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Rodin, (François-) Auguste (René)

(born Nov. 12, 1840, Paris, France—died Nov. 17, 1917, Meudon) French sculptor. Insolvent and repeatedly rejected by the École des Beaux-Arts, he earned his living by doing decorative stonework. Not until his late 30s, after a trip to Italy, did he develop a personal style free of academic restraints and establish his reputation as a sculptor with The Age of Bronze (exhibited 1878), whose realism was so great that he was accused of forming its mold on a living person. His Gates of Hell, a bronze door commissioned in 1880 for a proposed Musée des Arts Décoratifs, remained unfinished at his death, but two of its many figures were the bases of his most famous images, The Thinker (1880) and The Kiss (1886). His portraits include monumental figures of Victor Hugo and Honoré de Balzac. Though these and many other works caused controversy for their unconventionality, he was successful enough that he could establish a workshop where he executed only molds, leaving the casting of bronze and the carving of marble to assistants. To his sculpture he added book illustrations, etchings, and numerous drawings, mostly of female nudes. He revitalized sculpture as an art of personal expression and has been considered one of its greatest portraitists.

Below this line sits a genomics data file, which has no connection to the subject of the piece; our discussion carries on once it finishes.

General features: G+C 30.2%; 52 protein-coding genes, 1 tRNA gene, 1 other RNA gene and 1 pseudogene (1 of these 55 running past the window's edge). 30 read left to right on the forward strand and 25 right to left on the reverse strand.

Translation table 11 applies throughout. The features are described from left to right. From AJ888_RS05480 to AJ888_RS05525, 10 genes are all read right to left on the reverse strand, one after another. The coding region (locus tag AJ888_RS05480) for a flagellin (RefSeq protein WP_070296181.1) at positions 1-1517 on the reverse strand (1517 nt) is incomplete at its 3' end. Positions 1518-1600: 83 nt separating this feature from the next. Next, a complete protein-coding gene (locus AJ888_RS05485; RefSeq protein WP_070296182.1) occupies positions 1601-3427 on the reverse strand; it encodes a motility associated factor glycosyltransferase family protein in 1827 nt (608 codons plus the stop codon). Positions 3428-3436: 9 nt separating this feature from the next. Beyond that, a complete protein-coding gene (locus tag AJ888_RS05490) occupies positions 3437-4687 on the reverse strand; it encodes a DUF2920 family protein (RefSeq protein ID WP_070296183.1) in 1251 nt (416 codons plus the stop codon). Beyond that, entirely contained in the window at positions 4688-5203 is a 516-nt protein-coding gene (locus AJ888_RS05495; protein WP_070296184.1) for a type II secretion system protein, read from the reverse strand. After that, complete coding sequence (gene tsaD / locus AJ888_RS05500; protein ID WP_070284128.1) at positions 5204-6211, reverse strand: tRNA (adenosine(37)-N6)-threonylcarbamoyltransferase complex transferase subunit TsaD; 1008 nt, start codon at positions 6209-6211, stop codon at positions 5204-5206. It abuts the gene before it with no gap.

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Guy de Maupassant, photograph by Nadar (Gaspard-Félix Tournachon), circa 1885.

(born Aug. 5, 1850, Château de Miromesnil?, near Dieppe, France—died July 6, 1893, Paris) French writer of short stories. His law studies were interrupted by the Franco-Prussian War; his experience as a volunteer provided him with material for some of his best works. Later, as a civil-service employee, he became a protégé of Gustave Flaubert. He first gained attention with “Boule de Suif” (1880; “Ball of Fat”), probably his finest story. In the next 10 years he published some 300 short stories, six novels, and three travel books. Taken together, his stories present a broad, naturalistic picture of French life from 1870 to 1890. His subjects include war, the Norman peasantry, the bureaucracy, life on the banks of the Seine, the emotional problems of the different classes, and, ominously, hallucination. Maupassant was phenomenally promiscuous, and before he was 25 years old his health was being eroded by syphilis. He attempted suicide in 1892 and was committed to an asylum, where he died at age 42. He is generally considered France's greatest master of the short story.

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Athletics Center Arena, or the O'Rena, is a 4,005-seat multi-purpose arena in Rochester, Michigan. It is home to the Oakland University Golden Grizzlies men's basketball, women's basketball and volleyball teams.

The facility opened November 16, 1998 with a 96-66 loss to Michigan State University in men's basketball. The opening of the O'Rena coincided with Oakland's move from Division II of the NCAA to Division I.

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